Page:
Is “Karen” the new C-word?
When folks say "Karen" today, I think they are developing a profile of women that is very close to the C-word Tweet
Voldemort—Harry Potter's nemesis—exists, but one cannot say his name. That is a projection of power.
The C-word is tightly policed. It’s closer to Voldemort, superficially.
However, The C-word—and more importantly the reality behind the C-word—is losing ground fast.
The narrative is shifting.
There are only a few words that one does not say in polite society. The two most prominent are the N-word and the C-word.
Voldemort—Harry Potter’s nemesis—exists, but one cannot say his name. That is a projection of power.
When folks say “Karen” today, I think they are developing a profile of women that is very close to the C-word.
Of the two, N— or C—, the N-word is in wider public use. However, it is a word reserved only for use by particular people; only those who would be most offended by it get to use it. To use it outside the privileged group says a lot about the person using it. And nothing good. This is a projection of real power.
The C-word is more tightly policed. It’s closer to Voldemort, superficially. However, The C-word—and more importantly the reality behind the C-word—is losing ground fast. The narrative is shifting.
There is a bait-and-switch afoot with far-reaching consequences. When folks say “Karen” today, I think they are developing a profile of women that is very close to the C-word.
Just recently, two examples have surfaced.
The aging Babewatch Karen-on-the-Plane, hitting and spitting on an old man in the ever-increasingly unfriendly skies: This lady was an obvious, spot-on C.
Delta flight from Tampa to Atlanta got crazy‼️ pic.twitter.com/I9BZUKv3LB
— ATL Uncensored | Atlanta News (@ATLUncensored) December 25, 2021
And then there is Elon Musk calling Senator Elizabeth Warren a “Karen.” Her mantra, “millionaires and billionaires don’t pay their fair share,” came off as a little ideologically heavy-handed and unfair in light of the $11 billion approximate tax infusion that Musk’s sale of Tesla stock poured into federal coffers. We get it; it’s a lot of money—and the “you did not build that” ethos is unbearably strong in her.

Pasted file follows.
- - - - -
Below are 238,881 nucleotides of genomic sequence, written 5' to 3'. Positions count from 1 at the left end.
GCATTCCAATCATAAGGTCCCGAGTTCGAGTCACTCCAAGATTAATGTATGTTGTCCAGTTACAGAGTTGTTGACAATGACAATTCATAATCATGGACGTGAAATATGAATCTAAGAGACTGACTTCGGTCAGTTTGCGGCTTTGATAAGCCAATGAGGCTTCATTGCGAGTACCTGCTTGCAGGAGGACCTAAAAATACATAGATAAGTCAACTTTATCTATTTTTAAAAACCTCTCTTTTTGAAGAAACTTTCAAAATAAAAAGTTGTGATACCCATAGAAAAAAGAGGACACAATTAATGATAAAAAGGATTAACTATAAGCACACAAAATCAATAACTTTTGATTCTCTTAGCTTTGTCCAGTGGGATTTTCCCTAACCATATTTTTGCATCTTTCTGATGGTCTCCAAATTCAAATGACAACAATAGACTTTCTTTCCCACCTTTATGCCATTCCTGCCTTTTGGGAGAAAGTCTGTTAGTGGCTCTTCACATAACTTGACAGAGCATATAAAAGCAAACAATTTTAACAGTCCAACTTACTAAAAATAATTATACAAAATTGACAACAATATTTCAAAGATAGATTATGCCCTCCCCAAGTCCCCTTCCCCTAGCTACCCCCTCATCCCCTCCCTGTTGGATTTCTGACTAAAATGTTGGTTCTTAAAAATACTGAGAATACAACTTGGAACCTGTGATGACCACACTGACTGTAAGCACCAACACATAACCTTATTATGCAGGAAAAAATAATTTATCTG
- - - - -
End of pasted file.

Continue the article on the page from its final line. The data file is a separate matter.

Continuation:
My ruling on the field, is that Elon’s use of “Karen” was not well-directed. A rapacious, confiscatory, you-did-not-build-that word for redistribution is not necessarily a C-word. Yes, a socialist/progressive can be a C but not all socialists are C’s. Correlation is not causation. Elon, tell the truth: We know you like government and the tax-payer provided backstop more than John Galt—who would be standing on stronger ground to level such a statement to a female Mooch.
The etymology of “Karen” is in Black speech. This is why Joy Reed chastised Elon for cultural appropriation for using the K-word against Senator Warren.
According to Wikipedia, a Karen is a pejorative term for a white woman perceived as entitled or demanding beyond the scope of what is normal. The term is a meme depicting white women who use their privilege to demand their own way.
Upon reading the definition of “Karen,” it would appear that Elon’s use of it was not an abuse of it.
My argument is that this word is evolving. It’s gone from a scarlet “K” for unbearable white women who are married with children and willing to weaponize their privilege in the pursuit of pique willfulness to something more colorblind. A Karen is becoming a women of any race who is unbearable, condescending, privileged, vengeful and in need of being called out, for her sake—and for the sake of the community she irritates.
Can a black woman be a Karen? To ask that question is to answer it. Ought any woman want to be called a Karen? Of course not. It’s saying a lot about a person and none of it good.
Used properly, however, it could make the world a better place. But for this to happen, it needs to be held in reserve for the truly deserving.
Also, the term is not fair to non-Karen Karens, real Karens like my sister-in-law, who doesn’t have a Karen bone in her body. As you expect, Karen is dropping in popularity as a baby’s name, at 26% in 2020 and on its way to zero. Karen is on an Adolf trajectory of namesake oblivion.
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